The Pantagraph

Expert: Ill. tax system deters business

Friday, August 27, 2010

NORMAL — The state must cut taxes on businesses but can offset that lost revenue by broadening its sales tax and being less reliant on economic incentives, a tax expert told McLean County business leaders Thursday.

Illinois ranks 30th out of 50 on the State Business Tax Climate Index, a 100-variable measure of business-friendliness created by the Tax Foundation, a Washington, D.C.-based nonprofit. Much of that is because of the state’s total corporate income tax of 7.3 percent, higher than the national average and that of neighbors Kentucky and Missouri, said Tax Foundation president Scott Hodge.

“When it comes to fixing your tax system, this is where the legislature needs to focus,” Hodge told more than 165 business and community leaders at the McLean County Chamber of Commerce’s Economic Vision Luncheon, held at the uptown Marriott Hotel and Conference Center.

Plus, Illinois is one of only 22 states with a franchise tax — 0.10 percent annually on the company’s paid-in capital, up to $2 million. All told, it makes recruiting business into Illinois difficult, especially in a globalized economy, Hodge said.

“You’re not just competing against Indiana,” said Hodge, an Illinois native. “You’re competing against India.”

Taxes have become a key issue in Illinois’ race for governor. Democratic Gov. Pat Quinn has called for a 33 percent income tax hike to help pay for schools. While offering few details, state Sen. Bill Brady, R-Bloomington, has said he will close the $13 billion budget deficit but not raise taxes.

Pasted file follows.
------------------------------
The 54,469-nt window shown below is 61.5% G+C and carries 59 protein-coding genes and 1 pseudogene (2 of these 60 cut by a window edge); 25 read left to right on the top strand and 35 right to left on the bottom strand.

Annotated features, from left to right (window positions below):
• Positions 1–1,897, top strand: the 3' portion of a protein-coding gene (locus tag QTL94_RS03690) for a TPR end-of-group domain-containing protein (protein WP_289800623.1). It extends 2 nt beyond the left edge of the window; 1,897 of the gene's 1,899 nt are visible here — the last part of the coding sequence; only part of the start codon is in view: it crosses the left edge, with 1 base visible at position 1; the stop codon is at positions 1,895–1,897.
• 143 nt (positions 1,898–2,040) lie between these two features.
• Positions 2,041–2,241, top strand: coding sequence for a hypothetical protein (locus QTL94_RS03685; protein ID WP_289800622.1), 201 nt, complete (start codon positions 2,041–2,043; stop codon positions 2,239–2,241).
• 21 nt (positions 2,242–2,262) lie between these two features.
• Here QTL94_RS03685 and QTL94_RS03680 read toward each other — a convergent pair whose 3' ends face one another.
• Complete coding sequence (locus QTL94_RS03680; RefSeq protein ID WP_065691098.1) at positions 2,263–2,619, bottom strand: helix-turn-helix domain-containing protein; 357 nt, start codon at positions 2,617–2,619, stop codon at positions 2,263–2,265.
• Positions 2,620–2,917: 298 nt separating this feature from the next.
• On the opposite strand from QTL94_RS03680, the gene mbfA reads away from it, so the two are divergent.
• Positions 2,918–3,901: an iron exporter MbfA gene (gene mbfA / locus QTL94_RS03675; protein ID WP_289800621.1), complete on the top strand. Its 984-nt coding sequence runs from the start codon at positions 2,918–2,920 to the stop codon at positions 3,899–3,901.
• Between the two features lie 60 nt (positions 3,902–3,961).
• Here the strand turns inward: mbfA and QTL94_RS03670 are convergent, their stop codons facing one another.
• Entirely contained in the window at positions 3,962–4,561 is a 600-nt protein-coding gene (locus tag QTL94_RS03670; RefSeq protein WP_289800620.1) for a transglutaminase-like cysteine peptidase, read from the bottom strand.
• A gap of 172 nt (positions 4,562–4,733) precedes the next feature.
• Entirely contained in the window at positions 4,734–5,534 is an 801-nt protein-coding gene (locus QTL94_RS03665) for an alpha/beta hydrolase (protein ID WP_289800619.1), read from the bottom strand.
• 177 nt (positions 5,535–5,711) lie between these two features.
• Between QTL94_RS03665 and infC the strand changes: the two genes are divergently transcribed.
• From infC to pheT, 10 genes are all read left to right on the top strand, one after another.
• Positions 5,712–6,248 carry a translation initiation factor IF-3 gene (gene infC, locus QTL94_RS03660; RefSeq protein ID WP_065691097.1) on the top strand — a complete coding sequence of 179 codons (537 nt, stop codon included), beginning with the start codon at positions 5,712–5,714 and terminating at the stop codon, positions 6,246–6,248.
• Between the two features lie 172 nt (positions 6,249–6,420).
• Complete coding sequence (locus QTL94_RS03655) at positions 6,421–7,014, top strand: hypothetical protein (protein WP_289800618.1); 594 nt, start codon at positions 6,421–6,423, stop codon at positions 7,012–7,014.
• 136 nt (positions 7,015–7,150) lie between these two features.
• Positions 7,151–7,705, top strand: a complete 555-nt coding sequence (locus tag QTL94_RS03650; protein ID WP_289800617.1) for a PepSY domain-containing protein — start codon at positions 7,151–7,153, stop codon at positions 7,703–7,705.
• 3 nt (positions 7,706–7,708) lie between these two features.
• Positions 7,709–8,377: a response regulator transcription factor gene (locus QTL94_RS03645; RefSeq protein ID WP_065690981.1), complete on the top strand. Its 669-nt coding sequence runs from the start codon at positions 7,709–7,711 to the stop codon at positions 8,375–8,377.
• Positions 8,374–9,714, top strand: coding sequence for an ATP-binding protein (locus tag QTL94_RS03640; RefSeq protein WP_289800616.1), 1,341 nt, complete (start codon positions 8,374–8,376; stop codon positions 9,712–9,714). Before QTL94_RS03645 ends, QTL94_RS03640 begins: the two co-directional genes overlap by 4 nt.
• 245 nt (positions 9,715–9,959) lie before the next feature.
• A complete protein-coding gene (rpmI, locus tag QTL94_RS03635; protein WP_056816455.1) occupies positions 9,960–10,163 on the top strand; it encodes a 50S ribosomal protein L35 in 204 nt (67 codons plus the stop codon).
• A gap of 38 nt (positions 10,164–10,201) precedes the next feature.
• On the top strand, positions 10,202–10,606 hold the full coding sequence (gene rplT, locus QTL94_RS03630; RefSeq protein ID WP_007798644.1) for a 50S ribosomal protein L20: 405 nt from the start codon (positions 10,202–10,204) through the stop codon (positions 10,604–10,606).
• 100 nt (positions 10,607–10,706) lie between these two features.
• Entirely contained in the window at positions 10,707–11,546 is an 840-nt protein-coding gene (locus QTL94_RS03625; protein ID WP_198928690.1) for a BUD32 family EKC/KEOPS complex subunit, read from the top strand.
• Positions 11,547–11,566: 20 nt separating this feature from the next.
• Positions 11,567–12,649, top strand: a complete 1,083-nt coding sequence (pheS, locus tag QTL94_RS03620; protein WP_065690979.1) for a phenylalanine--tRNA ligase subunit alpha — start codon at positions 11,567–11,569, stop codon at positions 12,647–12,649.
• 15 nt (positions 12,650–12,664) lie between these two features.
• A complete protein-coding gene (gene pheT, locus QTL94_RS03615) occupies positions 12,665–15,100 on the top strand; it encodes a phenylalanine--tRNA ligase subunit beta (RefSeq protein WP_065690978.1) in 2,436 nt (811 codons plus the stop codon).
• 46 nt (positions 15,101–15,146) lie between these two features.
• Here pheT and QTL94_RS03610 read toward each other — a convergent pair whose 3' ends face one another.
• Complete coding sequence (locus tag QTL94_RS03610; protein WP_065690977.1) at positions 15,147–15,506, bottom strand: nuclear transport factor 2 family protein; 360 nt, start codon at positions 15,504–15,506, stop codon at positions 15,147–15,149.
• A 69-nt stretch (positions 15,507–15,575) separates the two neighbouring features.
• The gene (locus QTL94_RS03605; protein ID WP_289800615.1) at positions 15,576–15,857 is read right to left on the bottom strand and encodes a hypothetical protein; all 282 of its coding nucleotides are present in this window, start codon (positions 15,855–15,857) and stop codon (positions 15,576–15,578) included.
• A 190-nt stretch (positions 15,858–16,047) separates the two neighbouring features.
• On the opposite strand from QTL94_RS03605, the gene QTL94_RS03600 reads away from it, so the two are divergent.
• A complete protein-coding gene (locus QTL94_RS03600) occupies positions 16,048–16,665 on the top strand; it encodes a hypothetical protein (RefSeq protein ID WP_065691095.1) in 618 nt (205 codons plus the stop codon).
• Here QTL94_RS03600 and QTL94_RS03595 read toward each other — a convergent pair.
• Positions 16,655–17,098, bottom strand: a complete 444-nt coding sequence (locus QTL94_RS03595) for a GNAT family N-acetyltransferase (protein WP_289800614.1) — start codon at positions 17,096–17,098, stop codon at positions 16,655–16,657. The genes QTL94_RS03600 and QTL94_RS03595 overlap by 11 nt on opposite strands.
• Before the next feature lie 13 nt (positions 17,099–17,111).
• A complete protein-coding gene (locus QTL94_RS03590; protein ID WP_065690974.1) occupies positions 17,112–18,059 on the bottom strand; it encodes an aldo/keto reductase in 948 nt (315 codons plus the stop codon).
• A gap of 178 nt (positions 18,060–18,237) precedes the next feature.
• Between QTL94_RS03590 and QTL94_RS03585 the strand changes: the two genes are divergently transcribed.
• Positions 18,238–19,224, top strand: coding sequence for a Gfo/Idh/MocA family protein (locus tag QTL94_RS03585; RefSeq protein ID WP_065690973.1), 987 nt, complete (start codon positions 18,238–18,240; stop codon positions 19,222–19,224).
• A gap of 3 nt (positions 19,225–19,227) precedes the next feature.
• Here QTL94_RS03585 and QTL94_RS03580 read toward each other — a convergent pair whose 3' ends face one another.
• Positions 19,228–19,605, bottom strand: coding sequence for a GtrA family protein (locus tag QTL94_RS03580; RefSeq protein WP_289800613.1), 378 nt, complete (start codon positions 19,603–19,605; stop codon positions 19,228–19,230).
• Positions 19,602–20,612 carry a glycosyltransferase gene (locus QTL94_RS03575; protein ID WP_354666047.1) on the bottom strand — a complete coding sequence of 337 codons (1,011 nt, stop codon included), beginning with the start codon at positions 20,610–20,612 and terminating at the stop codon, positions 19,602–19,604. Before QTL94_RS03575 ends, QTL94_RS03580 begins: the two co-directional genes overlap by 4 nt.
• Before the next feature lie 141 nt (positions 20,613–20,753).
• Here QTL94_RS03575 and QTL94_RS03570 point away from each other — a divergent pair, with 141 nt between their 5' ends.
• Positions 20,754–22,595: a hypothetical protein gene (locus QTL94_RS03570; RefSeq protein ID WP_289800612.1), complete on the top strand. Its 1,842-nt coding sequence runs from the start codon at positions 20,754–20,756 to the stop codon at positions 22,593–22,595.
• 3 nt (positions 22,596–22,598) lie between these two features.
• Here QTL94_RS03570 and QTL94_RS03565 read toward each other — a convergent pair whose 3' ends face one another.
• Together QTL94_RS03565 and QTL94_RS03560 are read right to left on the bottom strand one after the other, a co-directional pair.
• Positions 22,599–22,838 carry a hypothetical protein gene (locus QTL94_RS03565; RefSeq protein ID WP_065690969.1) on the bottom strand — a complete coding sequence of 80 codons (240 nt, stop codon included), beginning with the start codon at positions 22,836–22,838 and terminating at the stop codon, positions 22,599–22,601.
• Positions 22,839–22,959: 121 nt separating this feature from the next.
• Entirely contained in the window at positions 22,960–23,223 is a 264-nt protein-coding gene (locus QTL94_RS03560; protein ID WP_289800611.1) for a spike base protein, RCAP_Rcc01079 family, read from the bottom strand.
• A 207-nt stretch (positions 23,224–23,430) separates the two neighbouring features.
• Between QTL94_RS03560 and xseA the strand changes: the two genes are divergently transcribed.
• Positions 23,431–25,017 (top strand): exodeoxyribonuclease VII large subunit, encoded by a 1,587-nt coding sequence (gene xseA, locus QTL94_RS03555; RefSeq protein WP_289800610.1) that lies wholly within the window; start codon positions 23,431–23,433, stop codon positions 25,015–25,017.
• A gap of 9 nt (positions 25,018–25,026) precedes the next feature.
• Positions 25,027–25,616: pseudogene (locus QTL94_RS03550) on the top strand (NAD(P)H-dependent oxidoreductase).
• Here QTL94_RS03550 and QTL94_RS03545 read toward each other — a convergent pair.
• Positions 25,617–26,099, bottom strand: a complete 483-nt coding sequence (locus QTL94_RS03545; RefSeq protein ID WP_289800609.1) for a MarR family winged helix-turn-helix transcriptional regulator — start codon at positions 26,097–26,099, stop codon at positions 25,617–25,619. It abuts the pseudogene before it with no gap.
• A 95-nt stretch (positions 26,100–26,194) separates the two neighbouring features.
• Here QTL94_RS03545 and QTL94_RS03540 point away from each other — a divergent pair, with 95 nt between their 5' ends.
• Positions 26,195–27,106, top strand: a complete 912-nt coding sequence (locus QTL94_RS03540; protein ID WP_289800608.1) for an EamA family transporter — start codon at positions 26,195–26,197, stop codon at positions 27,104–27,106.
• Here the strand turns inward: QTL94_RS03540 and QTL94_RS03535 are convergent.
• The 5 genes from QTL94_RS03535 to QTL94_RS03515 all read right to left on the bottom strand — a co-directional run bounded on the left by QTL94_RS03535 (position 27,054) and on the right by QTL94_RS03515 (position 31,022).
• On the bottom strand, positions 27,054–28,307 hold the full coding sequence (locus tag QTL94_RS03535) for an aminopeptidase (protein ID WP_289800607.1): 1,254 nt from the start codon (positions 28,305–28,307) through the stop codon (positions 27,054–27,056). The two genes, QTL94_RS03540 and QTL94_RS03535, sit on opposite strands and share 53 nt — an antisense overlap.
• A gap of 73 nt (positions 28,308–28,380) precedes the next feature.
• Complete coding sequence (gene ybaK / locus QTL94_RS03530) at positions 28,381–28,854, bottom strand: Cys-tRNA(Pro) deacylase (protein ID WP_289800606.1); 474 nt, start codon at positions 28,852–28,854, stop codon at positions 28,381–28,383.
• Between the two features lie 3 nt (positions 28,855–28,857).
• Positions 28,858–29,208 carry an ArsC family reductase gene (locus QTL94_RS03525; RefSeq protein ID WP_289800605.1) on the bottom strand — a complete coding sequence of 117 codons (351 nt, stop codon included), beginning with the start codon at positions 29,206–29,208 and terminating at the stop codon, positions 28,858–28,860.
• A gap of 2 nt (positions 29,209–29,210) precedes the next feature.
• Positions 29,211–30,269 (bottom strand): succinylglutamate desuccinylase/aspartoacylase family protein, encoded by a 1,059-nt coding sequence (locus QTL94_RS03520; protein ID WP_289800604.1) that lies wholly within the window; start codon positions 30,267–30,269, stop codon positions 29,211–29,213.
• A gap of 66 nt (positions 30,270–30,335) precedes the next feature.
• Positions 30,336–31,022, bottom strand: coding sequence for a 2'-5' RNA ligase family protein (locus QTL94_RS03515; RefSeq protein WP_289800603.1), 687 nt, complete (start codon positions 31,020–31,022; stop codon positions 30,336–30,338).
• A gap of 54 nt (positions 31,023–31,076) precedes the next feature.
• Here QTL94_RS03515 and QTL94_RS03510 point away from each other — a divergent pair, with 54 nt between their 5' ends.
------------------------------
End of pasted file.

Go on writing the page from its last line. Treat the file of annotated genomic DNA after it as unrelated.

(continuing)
Illinois’ budget problems stem in part from its losing 325,000 taxpayers to other states in the last 15 years, for whatever reason, Hodge said. “As people move, they take their income with them,” he said, putting the inflation-adjusted figure at around $31 billion.

But messing with the state’s lower-than-average flat income tax, with a top rate of 3 percent, isn’t the answer, he said. While nine states don’t have an income tax, neighbors like Iowa have top rates as high as 8.98 percent.

“This is where Illinois shines,” Hodge said. “This is really an asset to be protected.”

Hodge laid out what he said was a way to pay for the business tax cuts and unchanged income tax, in part by extending the full sales tax to food and medical purchases, bringing in an estimated $1.4 billion.

Illinois can also save $130 million by eliminating funds for special economic development programs, which offer special enticements for companies to locate or expand here. Hodge said low taxes should be an everyday thing, not a one-time offer, comparing a Walmart to the occasional sale at Neiman Marcus.

“It makes chumps out of everyone who didn’t get in on the sale,” he said.